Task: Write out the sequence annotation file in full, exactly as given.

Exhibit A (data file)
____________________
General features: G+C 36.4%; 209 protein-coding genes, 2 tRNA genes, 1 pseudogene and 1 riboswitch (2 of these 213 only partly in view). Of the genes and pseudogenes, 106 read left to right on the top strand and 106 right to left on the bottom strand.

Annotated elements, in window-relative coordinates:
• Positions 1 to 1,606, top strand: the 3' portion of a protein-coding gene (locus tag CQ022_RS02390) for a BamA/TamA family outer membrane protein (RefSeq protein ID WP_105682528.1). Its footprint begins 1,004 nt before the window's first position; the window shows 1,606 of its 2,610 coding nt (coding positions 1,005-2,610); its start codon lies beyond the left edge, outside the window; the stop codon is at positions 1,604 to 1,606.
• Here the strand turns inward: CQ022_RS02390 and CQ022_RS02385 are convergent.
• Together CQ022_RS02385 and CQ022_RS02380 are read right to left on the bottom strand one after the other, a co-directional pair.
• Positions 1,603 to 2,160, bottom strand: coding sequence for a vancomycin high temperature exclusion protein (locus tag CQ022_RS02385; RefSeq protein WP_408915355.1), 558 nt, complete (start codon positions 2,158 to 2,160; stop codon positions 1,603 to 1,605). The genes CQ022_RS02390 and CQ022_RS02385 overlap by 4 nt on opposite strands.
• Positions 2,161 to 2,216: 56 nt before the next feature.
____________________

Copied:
General features: G+C 36.4%; 209 protein-coding genes, 2 tRNA genes, 1 pseudogene and 1 riboswitch (2 of these 213 only partly in view). Of the genes and pseudogenes, 106 read left to right on the top strand and 106 right to left on the bottom strand.

Annotated elements, in window-relative coordinates:
• Positions 1 to 1,606, top strand: the 3' portion of a protein-coding gene (locus tag CQ022_RS02390) for a BamA/TamA family outer membrane protein (RefSeq protein ID WP_105682528.1). Its footprint begins 1,004 nt before the window's first position; the window shows 1,606 of its 2,610 coding nt (coding positions 1,005-2,610); its start codon lies beyond the left edge, outside the window; the stop codon is at positions 1,604 to 1,606.
• Here the strand turns inward: CQ022_RS02390 and CQ022_RS02385 are convergent.
• Together CQ022_RS02385 and CQ022_RS02380 are read right to left on the bottom strand one after the other, a co-directional pair.
• Positions 1,603 to 2,160, bottom strand: coding sequence for a vancomycin high temperature exclusion protein (locus tag CQ022_RS02385; RefSeq protein WP_408915355.1), 558 nt, complete (start codon positions 2,158 to 2,160; stop codon positions 1,603 to 1,605). The genes CQ022_RS02390 and CQ022_RS02385 overlap by 4 nt on opposite strands.
• Positions 2,161 to 2,216: 56 nt before the next feature.